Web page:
A move to develop mariculture through the creation of partnerships and strategic planning, has been announced by the Alaska Fisheries Development Foundation, which envisions ocean farming as a future billion dollar industry for Alaska.
AFDF, perhaps best known for the annual Alaska Symphony of Seafood competition, feels that the economic effect of mariculture could literally double the current value of the Alaska seafood industry in 30 years, said Julie Decker, executive director.
Alaska salmon permits in many fisheries have tripled in value since 2002, and the upward trend continues.
An overview of April listings by four brokers shows that Bristol Bay driftnet permits are valued at nearly $134,000 by the state, and listed for sale at $150,000 to $170,000. That compares to $90,000 this past January.
At Southeast Alaska, seine permits are the priciest in the state at over $300,000. That's an increase of $50,000 since January.
Alaska's total salmon catch for 2014 is projected to be down by 47 percent from last year's record 283 million fish. State fishery managers are calling for an all-species harvest of just under 133 million salmon this year.
A pink catch of 95 million drove the record last year, and it is pinks that will bring down the numbers this summer. Pink salmon run in even/odd-year cycles. This year the catch is pegged at about 75 million, a 67 percent decrease from last summer's 226 million humpy haul.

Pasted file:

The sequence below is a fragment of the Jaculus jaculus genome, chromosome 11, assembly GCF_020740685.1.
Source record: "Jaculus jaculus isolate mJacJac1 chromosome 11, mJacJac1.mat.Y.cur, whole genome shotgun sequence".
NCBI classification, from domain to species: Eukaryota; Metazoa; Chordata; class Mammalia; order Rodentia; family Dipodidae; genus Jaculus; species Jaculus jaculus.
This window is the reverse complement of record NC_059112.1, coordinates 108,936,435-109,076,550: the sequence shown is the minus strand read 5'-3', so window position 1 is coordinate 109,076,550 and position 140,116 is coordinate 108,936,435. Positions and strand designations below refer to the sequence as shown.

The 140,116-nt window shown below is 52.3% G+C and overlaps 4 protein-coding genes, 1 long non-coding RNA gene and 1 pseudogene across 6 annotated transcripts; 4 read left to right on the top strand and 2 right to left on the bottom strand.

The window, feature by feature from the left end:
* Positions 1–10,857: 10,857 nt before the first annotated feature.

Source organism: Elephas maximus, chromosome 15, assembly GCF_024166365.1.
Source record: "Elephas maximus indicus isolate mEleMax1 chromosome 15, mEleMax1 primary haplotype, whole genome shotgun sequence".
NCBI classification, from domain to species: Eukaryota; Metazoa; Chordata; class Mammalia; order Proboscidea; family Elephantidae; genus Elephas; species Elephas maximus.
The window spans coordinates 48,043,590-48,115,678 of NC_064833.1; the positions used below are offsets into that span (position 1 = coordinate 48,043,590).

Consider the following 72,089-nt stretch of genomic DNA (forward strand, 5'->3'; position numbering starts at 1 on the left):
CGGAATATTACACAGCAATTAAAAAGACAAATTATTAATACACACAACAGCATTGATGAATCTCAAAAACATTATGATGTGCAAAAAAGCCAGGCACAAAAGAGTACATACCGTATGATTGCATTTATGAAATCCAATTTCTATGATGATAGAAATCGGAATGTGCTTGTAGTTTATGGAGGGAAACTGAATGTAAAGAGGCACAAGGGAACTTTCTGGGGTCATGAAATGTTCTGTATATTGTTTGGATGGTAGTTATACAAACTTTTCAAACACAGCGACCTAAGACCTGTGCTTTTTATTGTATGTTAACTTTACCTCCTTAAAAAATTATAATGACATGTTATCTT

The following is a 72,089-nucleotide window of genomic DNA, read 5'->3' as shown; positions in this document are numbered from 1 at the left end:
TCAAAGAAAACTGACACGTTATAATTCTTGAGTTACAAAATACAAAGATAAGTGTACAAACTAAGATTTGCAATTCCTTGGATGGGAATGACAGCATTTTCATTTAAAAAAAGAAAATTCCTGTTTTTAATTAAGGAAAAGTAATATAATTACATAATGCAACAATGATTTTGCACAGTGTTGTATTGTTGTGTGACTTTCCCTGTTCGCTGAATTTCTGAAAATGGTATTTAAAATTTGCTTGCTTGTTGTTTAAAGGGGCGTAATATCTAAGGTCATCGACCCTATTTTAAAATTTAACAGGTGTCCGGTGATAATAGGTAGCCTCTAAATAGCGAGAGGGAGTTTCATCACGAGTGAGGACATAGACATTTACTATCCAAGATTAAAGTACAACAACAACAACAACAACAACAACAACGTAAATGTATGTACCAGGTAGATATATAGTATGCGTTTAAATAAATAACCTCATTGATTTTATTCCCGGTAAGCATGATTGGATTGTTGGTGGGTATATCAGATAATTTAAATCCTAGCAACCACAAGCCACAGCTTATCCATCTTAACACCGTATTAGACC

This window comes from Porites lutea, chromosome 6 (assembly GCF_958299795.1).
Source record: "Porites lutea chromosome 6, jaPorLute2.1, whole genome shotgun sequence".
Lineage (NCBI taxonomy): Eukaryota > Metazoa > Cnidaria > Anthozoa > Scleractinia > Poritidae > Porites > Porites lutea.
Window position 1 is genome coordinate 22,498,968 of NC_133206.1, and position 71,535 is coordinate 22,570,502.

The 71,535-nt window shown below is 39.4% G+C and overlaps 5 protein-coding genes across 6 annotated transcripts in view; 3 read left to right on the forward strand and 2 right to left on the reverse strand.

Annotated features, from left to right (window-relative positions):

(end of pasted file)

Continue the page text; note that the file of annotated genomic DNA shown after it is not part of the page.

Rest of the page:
Alaska’s total salmon catch for this year is projected to be down by almost half of the 2013 haul. State fishery managers are calling for an all species harvest of just under 133 million salmon, down about 47% from last year’s record haul of 283 million fish. Pink salmon drove the record last year and it’s pinks that will bring down the numbers. This year the pink catch is pegged at about 75 million, a 67% decrease from last summer’s take of 226 million humpies.
Under provisions of the Pacific Salmon Treaty, the abundance index for Southeast Alaska is 2.57, which is in an all-gear harvest quota of 439,400 treaty chinook, non-Alaska-hatchery produced.
ADF&G said that the all-gear abundance-based quota represents an increase of 263,400 fish when compared with last year’s preseason quota of 176,000 fish, at an AI of 1.20. This year’s preseason troll treaty harvest allocation is 325,411 chinook, an increase of 195,549 fish when compared with last year’s 129,862 fish.
Nine names are vying for three seats on the state Board of Fisheries, including six newcomers. That gives Gov. Sean Parnell the unique opportunity to replace a majority of the seven-member Fish Board, should he choose to do so, and should the Alaska Legislature go along with it – an unlikely scenario.
Nine names are vying for three seats on the state Board of Fisheries, including six newcomers. That gives Governor Parnell the unique opportunity to replace a majority of the seven-member Fish Board, should he choose to do so, and should the Alaska legislature go along with it - an unlikely scenario.
Too many fish in the sea? Surging pink salmon stocks in the Pacific Ocean pose a risk to other wildlife, suggests a seabird study released on Monday that points to climate change as a culprit.
Tied to rising ocean temperatures in the Bering Sea and North Pacific that spurred the growth of the prey of salmon and seabirds alike, the "much larger than previously known" impact of pink salmon is reported in a new Proceedings of the National Academy of Sciences report.